In my opinion, the recent share price drops -- courtesy of the oil crash -- represent an excellent long-term buying opportunity because of three factors.
First, two megatrends are currently under way that could produce market-beating returns over the long term for these oil service blue chips -- the continued growth of the world's population and economy, and the large increase in oil demand that is likely to follow as a result.Finally, I think the impressive advantage that these oil service blue chips have in terms of innovation and improvement in drilling techniques -- especially fracking technology -- should serve their investors well in the coming years and decades. Let's take a closer look at how these factors contribute to a bright future for these stocks.
The long-term bullish case for oil prices
According to the U.S. Census Bureau, global population will soar from 7 billion today to about 9.5 billion by 2050. This growth in population is expected to greatly increase the overall size of the global economy. In fact, analyst company PricewaterhouseCoopers estimates that the global economy will double by 2037, and nearly triple by 2050.
The majority of this economic growth will come from developing countries where a booming middle class -- defined as purchasing power between $15,000 and $36,500 -- is expected to nearly triple in size to a staggering 4.8 billion people by 2030 alone.
All of this economic growth and increased buying power is expected to greatly increase the global demand for oil, despite strong growth in energy efficiency and renewable technology. In fact, the International Energy Agency, or IEA, estimates that global energy demand will increase by 37% by 2040, with daily oil demand increasing by 16% or 14 million barrels per day.
Most importantly for investors is the kind of investments required to achieve and sustain that kind of increased oil production. The IEA projects that oil companies will need to invest $900 billion per year, or $22.5 trillion through 2030 alone, to meet the world's soaring oil demand.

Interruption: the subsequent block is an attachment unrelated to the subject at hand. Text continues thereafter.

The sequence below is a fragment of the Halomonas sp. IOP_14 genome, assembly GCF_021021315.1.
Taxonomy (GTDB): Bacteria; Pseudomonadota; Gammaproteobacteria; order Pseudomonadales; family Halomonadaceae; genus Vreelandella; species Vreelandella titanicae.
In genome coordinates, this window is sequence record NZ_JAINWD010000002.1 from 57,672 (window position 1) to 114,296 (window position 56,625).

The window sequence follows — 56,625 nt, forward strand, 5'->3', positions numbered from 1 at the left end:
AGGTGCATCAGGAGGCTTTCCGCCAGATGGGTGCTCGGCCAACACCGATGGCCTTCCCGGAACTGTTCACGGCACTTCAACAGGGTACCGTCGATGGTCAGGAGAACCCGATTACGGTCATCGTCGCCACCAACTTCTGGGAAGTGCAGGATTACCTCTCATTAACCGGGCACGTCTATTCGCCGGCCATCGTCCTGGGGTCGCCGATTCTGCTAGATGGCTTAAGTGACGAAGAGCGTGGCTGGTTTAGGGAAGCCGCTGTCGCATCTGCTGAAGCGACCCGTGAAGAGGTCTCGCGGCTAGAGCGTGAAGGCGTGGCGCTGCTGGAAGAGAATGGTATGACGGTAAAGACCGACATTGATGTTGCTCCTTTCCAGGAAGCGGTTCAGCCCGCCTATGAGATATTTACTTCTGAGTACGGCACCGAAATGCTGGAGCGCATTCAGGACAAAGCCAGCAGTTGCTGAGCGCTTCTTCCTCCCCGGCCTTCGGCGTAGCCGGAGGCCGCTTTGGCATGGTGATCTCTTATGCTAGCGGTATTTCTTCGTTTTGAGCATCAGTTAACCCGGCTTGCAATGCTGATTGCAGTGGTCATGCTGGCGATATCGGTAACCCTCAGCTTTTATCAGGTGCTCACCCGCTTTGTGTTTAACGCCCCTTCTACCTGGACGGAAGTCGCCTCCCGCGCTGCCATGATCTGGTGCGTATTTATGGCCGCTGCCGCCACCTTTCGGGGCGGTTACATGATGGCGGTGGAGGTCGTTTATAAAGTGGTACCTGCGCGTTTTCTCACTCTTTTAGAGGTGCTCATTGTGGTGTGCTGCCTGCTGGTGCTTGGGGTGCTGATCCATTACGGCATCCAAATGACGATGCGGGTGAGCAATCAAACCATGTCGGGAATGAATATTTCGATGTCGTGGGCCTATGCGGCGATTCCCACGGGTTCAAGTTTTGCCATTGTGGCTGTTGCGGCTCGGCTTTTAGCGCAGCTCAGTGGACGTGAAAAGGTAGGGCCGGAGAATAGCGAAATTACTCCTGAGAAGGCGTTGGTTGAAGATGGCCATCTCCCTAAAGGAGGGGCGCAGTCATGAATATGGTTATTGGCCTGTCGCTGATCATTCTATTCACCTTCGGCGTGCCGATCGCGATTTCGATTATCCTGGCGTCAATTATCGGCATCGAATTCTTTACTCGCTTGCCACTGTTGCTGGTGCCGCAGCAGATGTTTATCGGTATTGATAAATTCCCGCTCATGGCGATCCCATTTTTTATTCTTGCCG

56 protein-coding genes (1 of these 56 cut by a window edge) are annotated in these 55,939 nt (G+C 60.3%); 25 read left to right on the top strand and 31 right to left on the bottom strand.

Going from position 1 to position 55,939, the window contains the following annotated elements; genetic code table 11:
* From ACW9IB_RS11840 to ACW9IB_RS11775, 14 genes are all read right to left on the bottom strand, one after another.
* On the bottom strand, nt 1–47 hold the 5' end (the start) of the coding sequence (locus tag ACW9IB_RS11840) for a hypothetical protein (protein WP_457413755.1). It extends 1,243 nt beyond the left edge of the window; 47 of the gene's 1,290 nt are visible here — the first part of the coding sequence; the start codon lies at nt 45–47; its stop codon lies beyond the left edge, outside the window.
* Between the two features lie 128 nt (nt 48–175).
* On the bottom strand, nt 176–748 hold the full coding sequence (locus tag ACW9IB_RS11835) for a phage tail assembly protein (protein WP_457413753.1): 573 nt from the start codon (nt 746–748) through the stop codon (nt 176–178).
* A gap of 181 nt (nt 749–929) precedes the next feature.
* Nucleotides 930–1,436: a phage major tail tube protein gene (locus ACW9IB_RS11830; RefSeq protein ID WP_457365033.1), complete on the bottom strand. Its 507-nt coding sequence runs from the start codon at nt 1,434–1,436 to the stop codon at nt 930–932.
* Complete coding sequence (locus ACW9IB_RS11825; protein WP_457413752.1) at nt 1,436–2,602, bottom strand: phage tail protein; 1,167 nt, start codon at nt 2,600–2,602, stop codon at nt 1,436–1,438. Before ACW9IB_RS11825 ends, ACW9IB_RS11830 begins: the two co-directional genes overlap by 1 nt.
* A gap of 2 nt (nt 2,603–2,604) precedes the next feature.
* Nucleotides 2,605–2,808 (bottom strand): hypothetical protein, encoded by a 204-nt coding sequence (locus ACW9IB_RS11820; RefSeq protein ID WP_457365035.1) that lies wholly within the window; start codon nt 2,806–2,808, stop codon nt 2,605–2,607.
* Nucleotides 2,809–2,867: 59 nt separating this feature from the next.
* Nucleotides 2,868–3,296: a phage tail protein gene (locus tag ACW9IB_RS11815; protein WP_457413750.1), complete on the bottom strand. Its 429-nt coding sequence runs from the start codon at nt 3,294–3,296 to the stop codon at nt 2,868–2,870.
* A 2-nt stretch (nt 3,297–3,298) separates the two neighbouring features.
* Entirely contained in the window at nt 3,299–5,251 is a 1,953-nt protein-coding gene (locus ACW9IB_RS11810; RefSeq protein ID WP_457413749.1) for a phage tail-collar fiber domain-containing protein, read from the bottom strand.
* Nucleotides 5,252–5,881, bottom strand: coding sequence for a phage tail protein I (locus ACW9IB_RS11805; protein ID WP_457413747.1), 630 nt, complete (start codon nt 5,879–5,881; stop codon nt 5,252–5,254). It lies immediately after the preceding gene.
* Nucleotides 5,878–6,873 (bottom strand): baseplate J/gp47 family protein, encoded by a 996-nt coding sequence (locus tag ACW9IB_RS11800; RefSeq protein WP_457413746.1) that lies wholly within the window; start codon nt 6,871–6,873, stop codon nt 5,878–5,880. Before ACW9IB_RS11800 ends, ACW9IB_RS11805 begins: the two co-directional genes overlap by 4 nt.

The magnitude of future investment needed to satiate global oil demand should bring music to the ears of long-term investors in these companies, whose services will be needed to supply the oil markets for decades to come.
Why these oil service blue chips should be on your radar
OK, so demand for oil services will be enormous in the coming years. But why does the future look especially bright for these specific companies? The answer lies in their enormous scale which grants them a competitive advantage -- especially when it comes to the fracking industry.
For instance, the most advanced form of fracking requires a movable tube-like sleeve that fits into the well bore drill bit and allows for greater extraction of trapped oil. Larger oil service companies such as Schlumberger and Halliburton -- which is acquiring Baker Hughes -- have larger R&D budgets than smaller competitors such as C&J Energy Services or Superior Energy Services and can acquire new specialized technology or entire companies to make their own fracking services ever more cost effective and competitive.
An example of this is Schlumberger buying Smith International -- the world's leading supplier of drilling fluids at the time of the acquisition -- for $11 billion in 2010 or Schlumberger's 2013 acquisition of Gushor -- a geochemistry and fluids analysis specialist for the Canadian tar sands industry.
With oil prices collapsing and smaller oil service companies facing potential distress, the greater availability of cheap capital to these oil service giants means they are in an optimum position to acquire weaker competitors and obtain the kind of specialized technology that can help them grow profits when oil prices eventually recover.
In my opinion, long-term energy investors shouldn't fear the oil crash but rather embrace it as an inherent part of the oil industry and thus view it as a great long-term buying opportunity. Think of it this way; the more cheap shares of blue-chip oil service stocks such as Halliburton and Schlumberger -- whose technological edge could greatly increase their ability to secure the lion's share of future oil services contracts -- you can buy when oil is low, the better. Rather than worry over short-term losses think about you're potential long-term returns once oil prices recover due to the immense future demand increase that a larger and richer world population is likely to create.